Study Looks at Sex Outside the City
Researchers debunk idea of HIV as urban-only issue
BY DEIRDRE HEALEY
Contrary to common perceptions, rural singles are just as likely to get involved in risky sexual behaviour that can lead to STD or HIV infections as their urban counterparts are, new research reveals.
Co-authored by Prof. Robin Milhausen, Family Relations and Applied Nutrition, the study has found there's little difference between rural and urban singles when it comes to the number of sexual partners, frequency of unprotected sex and testing for STDs or HIV.
This finding debunks the perception that HIV and STDs are just an urban issue, says Milhausen, who worked on the study with Bin Huang and Richard Crosby of the University of Kentucky and Bill Yarber of Indiana University.
The study, to be published this winter in Health Education Monograph, is based on U.S. data but has important implications for Canadians, she says. About 95 per cent of Canada is considered rural, and 30 per cent of Canadians live in remote areas.
“The study suggests there are actually few differences between rural and non-rural individuals in terms of their risk behaviour, so we should not neglect rural areas in Canada when it comes to prevention and education efforts,” says Milhausen.
The fact that rural people are at the same risk of getting STDs and HIV is especially worrisome because these communities aren't as well equipped as urban areas to deal with and contain an outbreak, she adds.
“It's often more difficult to access testing and treatment in rural areas, and there appears to be more of a stigma associated with accessing these resources in small communities.”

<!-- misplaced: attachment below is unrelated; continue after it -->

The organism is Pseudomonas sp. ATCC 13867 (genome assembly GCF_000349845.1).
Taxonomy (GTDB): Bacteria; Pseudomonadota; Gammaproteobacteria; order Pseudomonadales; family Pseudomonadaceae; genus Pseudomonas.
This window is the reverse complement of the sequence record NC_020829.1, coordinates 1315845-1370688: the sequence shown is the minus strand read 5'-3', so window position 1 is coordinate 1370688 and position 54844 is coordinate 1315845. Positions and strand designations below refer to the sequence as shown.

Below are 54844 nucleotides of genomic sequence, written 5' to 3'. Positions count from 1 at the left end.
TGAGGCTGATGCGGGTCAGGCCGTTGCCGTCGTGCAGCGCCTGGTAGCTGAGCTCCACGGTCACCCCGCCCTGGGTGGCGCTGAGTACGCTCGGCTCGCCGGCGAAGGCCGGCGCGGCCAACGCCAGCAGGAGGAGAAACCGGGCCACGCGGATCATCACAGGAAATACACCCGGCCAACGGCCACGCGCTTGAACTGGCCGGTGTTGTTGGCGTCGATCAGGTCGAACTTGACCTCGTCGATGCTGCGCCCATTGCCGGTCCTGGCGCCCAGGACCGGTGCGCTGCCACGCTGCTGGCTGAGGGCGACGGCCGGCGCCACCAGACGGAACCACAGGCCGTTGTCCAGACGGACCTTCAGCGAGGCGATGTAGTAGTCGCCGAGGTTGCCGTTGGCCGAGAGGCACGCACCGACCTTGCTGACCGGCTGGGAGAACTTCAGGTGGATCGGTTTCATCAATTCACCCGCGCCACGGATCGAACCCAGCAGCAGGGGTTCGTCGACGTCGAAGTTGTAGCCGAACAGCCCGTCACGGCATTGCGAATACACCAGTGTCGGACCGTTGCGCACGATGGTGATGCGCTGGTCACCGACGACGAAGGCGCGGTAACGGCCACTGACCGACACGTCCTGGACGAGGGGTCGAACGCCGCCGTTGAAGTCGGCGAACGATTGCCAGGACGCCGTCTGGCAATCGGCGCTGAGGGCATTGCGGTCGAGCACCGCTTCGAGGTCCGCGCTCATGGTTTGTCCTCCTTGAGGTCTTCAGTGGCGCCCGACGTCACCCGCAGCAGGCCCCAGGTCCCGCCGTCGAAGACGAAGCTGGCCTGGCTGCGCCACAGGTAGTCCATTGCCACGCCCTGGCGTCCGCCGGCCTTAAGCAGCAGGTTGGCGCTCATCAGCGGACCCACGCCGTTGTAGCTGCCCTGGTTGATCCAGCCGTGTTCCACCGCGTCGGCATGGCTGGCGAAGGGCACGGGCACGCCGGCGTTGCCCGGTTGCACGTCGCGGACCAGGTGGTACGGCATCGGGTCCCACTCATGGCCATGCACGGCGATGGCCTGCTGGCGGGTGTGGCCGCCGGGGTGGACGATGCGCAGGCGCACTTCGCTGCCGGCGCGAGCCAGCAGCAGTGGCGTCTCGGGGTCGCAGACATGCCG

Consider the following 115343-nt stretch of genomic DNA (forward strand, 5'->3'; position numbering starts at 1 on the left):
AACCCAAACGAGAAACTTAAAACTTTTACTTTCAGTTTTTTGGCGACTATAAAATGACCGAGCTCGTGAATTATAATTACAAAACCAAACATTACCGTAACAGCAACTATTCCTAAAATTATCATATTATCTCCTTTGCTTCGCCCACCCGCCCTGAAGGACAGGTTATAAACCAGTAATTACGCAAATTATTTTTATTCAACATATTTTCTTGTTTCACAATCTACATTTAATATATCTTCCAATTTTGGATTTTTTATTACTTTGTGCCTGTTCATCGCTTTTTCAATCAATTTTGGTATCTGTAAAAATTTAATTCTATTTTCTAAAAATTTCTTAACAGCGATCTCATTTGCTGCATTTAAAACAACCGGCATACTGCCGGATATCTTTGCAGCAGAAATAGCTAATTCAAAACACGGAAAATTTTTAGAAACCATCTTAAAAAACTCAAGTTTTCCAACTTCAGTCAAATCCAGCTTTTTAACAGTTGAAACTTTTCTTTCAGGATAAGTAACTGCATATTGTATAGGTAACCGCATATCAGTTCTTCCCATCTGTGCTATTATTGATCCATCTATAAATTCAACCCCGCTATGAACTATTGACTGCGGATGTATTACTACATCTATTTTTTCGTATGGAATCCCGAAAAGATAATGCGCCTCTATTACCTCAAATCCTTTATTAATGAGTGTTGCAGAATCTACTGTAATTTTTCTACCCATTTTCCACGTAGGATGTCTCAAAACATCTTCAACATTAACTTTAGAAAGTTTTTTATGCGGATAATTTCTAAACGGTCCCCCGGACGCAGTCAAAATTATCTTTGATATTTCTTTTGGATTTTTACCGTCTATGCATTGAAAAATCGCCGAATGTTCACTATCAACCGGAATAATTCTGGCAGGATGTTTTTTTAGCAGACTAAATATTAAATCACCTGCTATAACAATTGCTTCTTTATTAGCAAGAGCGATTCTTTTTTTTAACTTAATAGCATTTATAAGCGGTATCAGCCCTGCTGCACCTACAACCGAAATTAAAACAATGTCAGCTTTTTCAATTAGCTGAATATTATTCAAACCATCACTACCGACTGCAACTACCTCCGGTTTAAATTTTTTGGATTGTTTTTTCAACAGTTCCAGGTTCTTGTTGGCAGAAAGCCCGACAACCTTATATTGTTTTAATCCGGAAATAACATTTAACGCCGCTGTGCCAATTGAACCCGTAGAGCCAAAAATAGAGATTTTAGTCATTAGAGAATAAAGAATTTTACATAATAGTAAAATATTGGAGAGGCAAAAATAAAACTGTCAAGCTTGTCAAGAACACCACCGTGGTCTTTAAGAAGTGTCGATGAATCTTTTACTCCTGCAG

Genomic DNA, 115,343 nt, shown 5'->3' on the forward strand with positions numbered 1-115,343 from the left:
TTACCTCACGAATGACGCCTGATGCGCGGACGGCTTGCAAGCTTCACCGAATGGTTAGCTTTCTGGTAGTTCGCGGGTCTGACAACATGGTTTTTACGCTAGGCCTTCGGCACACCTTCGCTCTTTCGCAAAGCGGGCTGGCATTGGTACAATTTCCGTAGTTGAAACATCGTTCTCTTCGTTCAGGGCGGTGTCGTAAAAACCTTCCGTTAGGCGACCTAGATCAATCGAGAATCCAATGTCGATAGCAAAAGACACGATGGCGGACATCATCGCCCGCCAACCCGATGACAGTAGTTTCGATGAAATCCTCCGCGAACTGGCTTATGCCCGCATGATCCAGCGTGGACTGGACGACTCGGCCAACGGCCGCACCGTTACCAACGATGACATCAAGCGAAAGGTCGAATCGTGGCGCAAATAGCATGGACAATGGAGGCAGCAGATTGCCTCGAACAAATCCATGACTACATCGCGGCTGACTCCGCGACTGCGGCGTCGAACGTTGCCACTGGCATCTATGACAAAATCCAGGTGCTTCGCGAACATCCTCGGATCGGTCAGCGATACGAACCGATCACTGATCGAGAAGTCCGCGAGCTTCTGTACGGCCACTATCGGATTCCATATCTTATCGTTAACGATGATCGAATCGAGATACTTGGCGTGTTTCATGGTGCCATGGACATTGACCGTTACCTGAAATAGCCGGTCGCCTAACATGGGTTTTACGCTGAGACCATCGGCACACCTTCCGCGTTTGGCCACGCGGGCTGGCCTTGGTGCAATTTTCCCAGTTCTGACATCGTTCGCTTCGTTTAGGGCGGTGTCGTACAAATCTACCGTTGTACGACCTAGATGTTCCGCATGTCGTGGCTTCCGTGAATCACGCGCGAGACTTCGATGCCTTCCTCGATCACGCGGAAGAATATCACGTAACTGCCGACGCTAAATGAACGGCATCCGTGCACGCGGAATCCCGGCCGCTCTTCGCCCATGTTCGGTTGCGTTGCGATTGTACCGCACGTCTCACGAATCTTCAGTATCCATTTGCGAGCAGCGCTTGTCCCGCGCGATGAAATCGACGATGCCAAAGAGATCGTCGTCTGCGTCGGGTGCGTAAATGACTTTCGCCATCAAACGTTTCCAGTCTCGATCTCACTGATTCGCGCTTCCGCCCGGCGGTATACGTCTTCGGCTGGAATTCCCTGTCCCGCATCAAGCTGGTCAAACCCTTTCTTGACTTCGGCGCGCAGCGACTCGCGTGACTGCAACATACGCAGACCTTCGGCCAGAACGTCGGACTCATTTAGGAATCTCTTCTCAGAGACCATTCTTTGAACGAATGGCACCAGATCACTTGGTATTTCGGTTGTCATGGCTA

The study analyzed data from men and women aged 18 to 29 and found little difference between rural and non-rural singles in the number of sexual partners they've had. Rural men reported having about seven partners; non-rural men reported about eight. Rural women said they'd had five sexual partners, and non-rural women reported six.
When it came to having unprotected sex, about 46 per cent of both rural and non-rural men said they didn't use a condom the last time they had sex. For women, the findings showed a slight difference, with 47 per cent of rural and 51 per cent of non-rural reporting not using a condom.
Asked whether they'd had an HIV test, 44 per cent of the men in both groups said they had. Among women, there was a marked difference. Fifty per cent of rural women had taken the test, compared with 59 per cent of non-rural women.
Although the study recommends AIDS prevention work be intensified in rural areas to help keep the incidence of HIV from escalating, Milhausen warns that rural residents may be hesitant to respond to a health issue that has yet to hit home.
“People living in rural communities often feel as though they're not vulnerable to HIV or other STDs because these are ‘big city' problems. The first task for health educators in rural areas is to get the message out that these infections don't discriminate based on geography. Sex without a condom is risky sex no matter where you live.”